President Zuma has sacked South Africa’s finance minister in a wide-ranging reshuffle that detractors see as a bid to bolster his power base and smooth his exit as early as next year.
The rand fell sharply in response to the move, which had been widely touted for days.
Nine other ministers and their deputies were sacked; one had spoken publicly of their disillusionment over Mr Zuma’s scandal-prone leadership.
Mr Gordhan has been replaced by Malusi Gigaba, 45, a staunch Zuma supporter and the former home affairs minister. It had been feared that Mr Zuma would try to install an unknown crony with close ties to the business allies who are said strongly to influence his decisions.
However, Mr Gigaba is also alleged to be close to the same business allies and has no background in economics.
There was widespread dismay about the appointment of Fikile Mbalula, 45, as police minister in a country experiencing ever higher levels of violent crime in recent months. Mr Mbalula was widely scorned when he was sports minister and gained a reputation as a playboy after his police bodyguards complained to their union that he kept them up all night partying.
Mr Zuma’s reshuffle came after days of drama that culminated in the reports yesterday that he had struck a deal that would allow him to sack Mr Gordhan, despite internal opposition to the move, in return for promising to step down early next year.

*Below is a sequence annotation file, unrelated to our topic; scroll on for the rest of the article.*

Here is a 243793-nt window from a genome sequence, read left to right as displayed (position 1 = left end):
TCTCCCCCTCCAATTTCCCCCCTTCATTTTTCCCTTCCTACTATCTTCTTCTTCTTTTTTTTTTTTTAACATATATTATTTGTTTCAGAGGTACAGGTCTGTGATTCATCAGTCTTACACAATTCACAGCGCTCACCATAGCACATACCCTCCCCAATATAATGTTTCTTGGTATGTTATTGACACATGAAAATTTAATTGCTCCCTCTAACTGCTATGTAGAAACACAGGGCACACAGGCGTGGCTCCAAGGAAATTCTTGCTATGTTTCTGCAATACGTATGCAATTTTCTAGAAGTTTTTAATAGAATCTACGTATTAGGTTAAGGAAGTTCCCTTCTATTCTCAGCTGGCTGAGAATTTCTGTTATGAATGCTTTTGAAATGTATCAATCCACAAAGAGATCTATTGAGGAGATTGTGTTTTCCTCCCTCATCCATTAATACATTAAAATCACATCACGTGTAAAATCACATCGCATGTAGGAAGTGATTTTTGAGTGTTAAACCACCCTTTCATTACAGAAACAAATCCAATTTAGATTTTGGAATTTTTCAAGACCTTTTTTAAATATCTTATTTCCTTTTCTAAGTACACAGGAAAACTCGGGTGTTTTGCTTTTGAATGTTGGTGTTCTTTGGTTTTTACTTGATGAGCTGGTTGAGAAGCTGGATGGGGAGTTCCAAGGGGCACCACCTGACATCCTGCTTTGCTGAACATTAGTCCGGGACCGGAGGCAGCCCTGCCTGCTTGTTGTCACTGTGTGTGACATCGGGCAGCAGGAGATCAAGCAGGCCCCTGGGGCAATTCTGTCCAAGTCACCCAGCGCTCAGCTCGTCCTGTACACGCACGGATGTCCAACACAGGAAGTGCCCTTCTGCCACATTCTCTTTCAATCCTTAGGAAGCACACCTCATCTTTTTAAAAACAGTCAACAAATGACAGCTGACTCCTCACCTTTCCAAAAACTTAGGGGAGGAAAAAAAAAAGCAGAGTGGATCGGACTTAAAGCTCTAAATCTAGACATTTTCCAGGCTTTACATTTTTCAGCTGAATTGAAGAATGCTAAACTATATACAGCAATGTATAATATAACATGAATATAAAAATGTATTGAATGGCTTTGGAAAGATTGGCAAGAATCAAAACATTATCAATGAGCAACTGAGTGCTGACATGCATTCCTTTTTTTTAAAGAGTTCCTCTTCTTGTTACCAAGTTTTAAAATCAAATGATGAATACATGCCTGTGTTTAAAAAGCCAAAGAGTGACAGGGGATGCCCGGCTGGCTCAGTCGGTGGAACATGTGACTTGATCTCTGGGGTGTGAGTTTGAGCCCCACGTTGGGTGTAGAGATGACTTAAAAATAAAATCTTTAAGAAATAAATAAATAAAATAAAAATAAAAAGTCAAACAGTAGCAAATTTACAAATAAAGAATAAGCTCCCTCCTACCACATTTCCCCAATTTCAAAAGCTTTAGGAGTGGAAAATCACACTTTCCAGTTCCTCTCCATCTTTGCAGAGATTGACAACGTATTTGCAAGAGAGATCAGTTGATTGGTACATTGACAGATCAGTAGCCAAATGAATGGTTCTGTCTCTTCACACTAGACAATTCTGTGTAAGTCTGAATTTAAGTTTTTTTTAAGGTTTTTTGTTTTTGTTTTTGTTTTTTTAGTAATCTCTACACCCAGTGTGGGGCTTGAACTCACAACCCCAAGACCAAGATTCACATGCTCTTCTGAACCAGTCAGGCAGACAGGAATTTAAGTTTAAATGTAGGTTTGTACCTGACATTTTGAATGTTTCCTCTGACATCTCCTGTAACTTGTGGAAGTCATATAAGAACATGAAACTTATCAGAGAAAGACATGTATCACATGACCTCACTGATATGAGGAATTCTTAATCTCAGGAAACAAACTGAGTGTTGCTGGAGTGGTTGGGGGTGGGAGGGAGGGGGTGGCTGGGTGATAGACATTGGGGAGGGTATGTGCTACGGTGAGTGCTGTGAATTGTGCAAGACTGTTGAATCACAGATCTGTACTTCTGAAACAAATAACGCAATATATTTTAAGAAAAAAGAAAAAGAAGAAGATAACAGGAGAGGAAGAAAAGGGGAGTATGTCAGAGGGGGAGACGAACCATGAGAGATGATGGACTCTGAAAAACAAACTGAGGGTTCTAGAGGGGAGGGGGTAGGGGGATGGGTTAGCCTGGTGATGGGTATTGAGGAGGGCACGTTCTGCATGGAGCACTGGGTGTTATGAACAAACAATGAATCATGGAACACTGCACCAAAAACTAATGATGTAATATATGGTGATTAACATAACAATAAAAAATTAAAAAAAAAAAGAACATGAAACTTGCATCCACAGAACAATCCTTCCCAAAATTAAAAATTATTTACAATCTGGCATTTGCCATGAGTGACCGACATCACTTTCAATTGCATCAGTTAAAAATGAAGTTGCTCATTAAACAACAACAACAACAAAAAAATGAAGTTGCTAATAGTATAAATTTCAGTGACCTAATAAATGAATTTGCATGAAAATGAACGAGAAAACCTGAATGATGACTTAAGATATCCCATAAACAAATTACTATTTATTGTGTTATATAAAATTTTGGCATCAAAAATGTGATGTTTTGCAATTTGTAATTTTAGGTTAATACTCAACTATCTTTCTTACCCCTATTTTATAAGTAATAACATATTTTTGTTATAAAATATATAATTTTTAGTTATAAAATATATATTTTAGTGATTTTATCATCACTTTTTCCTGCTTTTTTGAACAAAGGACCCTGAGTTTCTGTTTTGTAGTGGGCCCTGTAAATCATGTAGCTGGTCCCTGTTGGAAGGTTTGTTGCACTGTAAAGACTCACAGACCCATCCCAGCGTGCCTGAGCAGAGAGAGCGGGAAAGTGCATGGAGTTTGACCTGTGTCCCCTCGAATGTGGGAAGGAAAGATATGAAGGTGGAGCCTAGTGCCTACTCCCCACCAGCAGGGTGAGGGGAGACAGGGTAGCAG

A growing number of Mr Zuma’s critics from within his own party questioned why Mr Gordhan, who was credited with staving off a recession and a credit ratings downgrade, was being targeted when many ministers who have been found guilty of mismanagement and incompetence have been allowed to remain in their posts. Some of those were promoted last night.
Mr Zuma, 74, a spy chief for the ruling ANC during the apartheid era, has survived a series of scandals by constructing an elaborate patronage system at the heart of government. However, senior ANC sources said that his handling of the Gordhan saga had proved a step too far for many. “You get to a point where you think, ‘Why should I continue this?’ ” one said.
Mr Zuma has served two terms as president of South Africa and is due to remain in office until national elections in 2019, although his successor as president of the ANC is expected to be picked at the party conference in December. Under the terms of the deal, he will hand over power shortly after the conference.
It was claimed that his cabinet colleagues might have walked out en masse had he not struck the deal. Such a move risked collapsing the government or allowing the opposition to win a motion of no confidence.